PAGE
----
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How to deal with an office breakup

Breakups are tough, especially when the ex is a colleague

Experts claim that most people, while dating colleagues, find it tough to compartmentalise personal and professional lives, leading to messy breakups.
Experts claim that most people, while dating colleagues, find it tough to compartmentalise personal and professional lives, leading to messy breakups. (Pexels)

After two years of being in a difficult relationship, Ronita, an architect from Chennai, decided to call her office romance off. The pressure of attending the same office, after having bitter fights with her partner, had turned their relationship toxic. “Since nobody knew we were dating, we had to put on a ‘we-are-just-colleagues’ show even when we were frustrated with each other. No wonder the relationship failed,” she says.

Experts claim that most people, while dating colleagues, find it tough to compartmentalise personal and professional lives, leading to messy breakups. What Ronita and her partner experienced was what many colleagues-turned-couples live through: the initial highs of romance, the stress of segregating work and personal life and eventually heartbreak.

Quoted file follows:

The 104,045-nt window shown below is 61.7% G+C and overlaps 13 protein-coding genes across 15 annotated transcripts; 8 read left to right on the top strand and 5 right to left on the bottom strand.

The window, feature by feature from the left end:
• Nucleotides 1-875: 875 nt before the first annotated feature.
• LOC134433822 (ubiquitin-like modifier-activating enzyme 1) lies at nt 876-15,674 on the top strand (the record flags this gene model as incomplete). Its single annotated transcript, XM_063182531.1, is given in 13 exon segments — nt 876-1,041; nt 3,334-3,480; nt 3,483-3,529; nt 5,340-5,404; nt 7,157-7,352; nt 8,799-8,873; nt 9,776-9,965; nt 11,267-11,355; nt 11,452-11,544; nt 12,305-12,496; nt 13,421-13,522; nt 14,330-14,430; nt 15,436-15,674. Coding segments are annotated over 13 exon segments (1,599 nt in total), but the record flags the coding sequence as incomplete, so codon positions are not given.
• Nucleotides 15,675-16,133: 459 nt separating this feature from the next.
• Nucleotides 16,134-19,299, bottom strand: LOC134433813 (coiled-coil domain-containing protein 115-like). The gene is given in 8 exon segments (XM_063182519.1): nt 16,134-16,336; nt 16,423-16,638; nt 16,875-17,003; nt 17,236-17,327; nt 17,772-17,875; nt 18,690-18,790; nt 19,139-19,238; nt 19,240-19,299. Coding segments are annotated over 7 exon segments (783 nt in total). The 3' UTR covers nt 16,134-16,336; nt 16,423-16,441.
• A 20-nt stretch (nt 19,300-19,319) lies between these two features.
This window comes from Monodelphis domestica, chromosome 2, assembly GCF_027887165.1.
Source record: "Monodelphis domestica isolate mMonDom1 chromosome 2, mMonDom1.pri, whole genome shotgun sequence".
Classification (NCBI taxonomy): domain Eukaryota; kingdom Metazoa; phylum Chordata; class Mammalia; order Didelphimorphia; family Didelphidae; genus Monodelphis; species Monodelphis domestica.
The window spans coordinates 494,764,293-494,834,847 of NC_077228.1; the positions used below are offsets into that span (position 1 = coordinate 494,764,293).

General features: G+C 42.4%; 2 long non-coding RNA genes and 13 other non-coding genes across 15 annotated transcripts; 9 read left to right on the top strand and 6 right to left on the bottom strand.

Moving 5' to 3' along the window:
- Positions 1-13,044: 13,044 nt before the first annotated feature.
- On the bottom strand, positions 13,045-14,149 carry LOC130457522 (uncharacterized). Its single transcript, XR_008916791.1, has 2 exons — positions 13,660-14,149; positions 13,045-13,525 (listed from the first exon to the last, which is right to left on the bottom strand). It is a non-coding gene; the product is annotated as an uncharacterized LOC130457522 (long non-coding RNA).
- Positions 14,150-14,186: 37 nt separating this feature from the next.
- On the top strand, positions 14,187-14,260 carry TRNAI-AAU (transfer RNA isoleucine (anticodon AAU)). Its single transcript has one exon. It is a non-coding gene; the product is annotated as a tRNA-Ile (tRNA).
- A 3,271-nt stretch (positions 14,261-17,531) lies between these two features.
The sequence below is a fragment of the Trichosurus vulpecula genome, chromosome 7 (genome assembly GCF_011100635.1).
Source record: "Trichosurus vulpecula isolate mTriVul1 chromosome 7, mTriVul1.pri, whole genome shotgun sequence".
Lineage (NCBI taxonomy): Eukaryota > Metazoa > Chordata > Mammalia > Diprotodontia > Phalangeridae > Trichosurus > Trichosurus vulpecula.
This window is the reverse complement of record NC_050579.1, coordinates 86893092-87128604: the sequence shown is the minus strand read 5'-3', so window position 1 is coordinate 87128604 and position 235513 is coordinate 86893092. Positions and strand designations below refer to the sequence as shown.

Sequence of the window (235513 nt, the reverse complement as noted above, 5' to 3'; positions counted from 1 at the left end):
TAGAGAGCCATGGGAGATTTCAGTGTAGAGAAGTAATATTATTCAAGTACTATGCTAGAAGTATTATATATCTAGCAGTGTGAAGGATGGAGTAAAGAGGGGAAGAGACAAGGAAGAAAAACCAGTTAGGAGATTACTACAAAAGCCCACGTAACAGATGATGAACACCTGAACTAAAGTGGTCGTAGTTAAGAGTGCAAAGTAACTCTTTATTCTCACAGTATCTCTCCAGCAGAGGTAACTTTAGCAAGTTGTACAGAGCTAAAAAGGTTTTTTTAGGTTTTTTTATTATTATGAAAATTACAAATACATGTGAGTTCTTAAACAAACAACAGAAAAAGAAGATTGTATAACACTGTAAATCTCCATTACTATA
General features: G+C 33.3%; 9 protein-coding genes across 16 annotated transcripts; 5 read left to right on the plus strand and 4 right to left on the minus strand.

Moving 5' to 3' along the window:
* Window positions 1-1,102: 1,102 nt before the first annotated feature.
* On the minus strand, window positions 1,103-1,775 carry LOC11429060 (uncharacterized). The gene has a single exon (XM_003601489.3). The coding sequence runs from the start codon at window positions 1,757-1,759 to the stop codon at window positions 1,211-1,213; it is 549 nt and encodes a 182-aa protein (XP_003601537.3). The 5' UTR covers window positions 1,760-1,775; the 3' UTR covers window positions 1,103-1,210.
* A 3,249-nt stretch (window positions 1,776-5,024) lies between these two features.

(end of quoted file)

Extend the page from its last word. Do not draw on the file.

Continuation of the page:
Tanvi Jajoria, a counselling psychologist from Delhi and co-founder of MentAmigo, works with clients who have had such challenging separations. “Most find it distressing to work together while remaining detached from the person they were once so intimate with,” she says.

We spoke to experts to understand how to survive office breakups.

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Keep it professional

When Aindrila, a postdoctoral associate, separated from her colleague, she found it tough to go back to the same lab and pretend to be unaffected. “I found the first few months difficult but he didn’t care,” she says. Since there was continued proximity even after the breakup, it was important for her to set boundaries.